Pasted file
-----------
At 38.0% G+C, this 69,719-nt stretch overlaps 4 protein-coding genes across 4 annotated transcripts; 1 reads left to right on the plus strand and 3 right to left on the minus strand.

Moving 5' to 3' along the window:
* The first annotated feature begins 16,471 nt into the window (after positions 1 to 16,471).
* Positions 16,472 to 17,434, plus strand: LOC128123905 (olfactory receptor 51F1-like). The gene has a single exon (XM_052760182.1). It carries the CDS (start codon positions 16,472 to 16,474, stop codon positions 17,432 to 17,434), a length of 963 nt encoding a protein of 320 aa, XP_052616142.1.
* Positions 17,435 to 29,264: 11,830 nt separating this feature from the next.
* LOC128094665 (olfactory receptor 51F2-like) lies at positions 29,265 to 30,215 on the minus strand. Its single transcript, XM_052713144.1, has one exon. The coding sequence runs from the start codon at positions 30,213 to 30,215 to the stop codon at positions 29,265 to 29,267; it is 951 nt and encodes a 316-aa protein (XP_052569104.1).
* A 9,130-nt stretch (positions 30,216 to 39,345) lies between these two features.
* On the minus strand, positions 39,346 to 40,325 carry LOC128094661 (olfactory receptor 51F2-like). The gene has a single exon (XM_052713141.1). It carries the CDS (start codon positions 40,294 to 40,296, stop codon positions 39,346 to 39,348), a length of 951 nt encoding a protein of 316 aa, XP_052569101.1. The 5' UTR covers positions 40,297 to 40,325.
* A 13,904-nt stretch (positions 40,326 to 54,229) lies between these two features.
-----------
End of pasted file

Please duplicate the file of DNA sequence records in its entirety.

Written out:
At 38.0% G+C, this 69,719-nt stretch overlaps 4 protein-coding genes across 4 annotated transcripts; 1 reads left to right on the plus strand and 3 right to left on the minus strand.

Moving 5' to 3' along the window:
* The first annotated feature begins 16,471 nt into the window (after positions 1 to 16,471).
* Positions 16,472 to 17,434, plus strand: LOC128123905 (olfactory receptor 51F1-like). The gene has a single exon (XM_052760182.1). It carries the CDS (start codon positions 16,472 to 16,474, stop codon positions 17,432 to 17,434), a length of 963 nt encoding a protein of 320 aa, XP_052616142.1.
* Positions 17,435 to 29,264: 11,830 nt separating this feature from the next.
* LOC128094665 (olfactory receptor 51F2-like) lies at positions 29,265 to 30,215 on the minus strand. Its single transcript, XM_052713144.1, has one exon. The coding sequence runs from the start codon at positions 30,213 to 30,215 to the stop codon at positions 29,265 to 29,267; it is 951 nt and encodes a 316-aa protein (XP_052569104.1).
* A 9,130-nt stretch (positions 30,216 to 39,345) lies between these two features.
* On the minus strand, positions 39,346 to 40,325 carry LOC128094661 (olfactory receptor 51F2-like). The gene has a single exon (XM_052713141.1). It carries the CDS (start codon positions 40,294 to 40,296, stop codon positions 39,346 to 39,348), a length of 951 nt encoding a protein of 316 aa, XP_052569101.1. The 5' UTR covers positions 40,297 to 40,325.
* A 13,904-nt stretch (positions 40,326 to 54,229) lies between these two features.